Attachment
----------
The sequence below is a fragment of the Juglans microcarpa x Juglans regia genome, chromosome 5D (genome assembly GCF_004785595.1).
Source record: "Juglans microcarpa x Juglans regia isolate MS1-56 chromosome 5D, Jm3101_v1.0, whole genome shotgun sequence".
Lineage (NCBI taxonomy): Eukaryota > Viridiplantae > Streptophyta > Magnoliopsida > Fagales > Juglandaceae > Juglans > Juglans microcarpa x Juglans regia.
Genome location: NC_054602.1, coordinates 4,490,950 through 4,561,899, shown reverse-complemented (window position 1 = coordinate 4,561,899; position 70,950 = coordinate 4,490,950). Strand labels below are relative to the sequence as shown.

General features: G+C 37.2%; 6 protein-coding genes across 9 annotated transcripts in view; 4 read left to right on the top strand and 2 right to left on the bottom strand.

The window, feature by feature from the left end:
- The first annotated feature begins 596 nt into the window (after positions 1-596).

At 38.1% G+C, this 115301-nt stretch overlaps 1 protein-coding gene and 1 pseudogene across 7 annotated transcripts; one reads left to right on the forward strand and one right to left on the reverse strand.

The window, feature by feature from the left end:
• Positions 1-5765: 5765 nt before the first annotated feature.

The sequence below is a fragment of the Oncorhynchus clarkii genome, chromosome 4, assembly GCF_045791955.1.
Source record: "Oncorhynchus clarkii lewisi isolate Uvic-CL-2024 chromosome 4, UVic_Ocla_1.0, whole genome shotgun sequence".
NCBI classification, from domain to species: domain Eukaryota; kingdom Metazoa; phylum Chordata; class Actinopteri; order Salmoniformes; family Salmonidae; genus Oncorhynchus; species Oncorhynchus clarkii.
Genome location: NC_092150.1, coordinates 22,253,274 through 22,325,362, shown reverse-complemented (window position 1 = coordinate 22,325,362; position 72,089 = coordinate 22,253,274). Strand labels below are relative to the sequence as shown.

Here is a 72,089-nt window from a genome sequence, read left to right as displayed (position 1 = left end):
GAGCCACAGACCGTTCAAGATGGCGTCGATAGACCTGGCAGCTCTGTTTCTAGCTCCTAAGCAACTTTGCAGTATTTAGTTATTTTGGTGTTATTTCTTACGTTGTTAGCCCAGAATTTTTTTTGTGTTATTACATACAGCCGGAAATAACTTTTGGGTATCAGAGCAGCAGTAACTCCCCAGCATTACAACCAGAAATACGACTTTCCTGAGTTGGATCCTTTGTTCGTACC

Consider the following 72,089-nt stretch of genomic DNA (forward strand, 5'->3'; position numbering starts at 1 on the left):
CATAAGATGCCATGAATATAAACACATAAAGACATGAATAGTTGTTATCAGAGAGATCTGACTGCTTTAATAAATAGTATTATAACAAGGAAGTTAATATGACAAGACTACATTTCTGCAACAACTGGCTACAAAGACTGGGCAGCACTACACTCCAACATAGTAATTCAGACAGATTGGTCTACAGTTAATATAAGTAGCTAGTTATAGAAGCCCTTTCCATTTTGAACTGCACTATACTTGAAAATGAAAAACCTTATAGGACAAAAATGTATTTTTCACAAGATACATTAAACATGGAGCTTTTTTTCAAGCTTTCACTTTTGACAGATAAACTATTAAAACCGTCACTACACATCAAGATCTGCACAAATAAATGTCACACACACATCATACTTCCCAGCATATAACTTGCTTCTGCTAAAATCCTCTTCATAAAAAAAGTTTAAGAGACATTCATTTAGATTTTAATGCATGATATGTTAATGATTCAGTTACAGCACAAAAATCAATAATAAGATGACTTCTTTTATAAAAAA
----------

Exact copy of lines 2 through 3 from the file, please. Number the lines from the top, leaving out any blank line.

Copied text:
Source record: "Juglans microcarpa x Juglans regia isolate MS1-56 chromosome 5D, Jm3101_v1.0, whole genome shotgun sequence".
Lineage (NCBI taxonomy): Eukaryota > Viridiplantae > Streptophyta > Magnoliopsida > Fagales > Juglandaceae > Juglans > Juglans microcarpa x Juglans regia.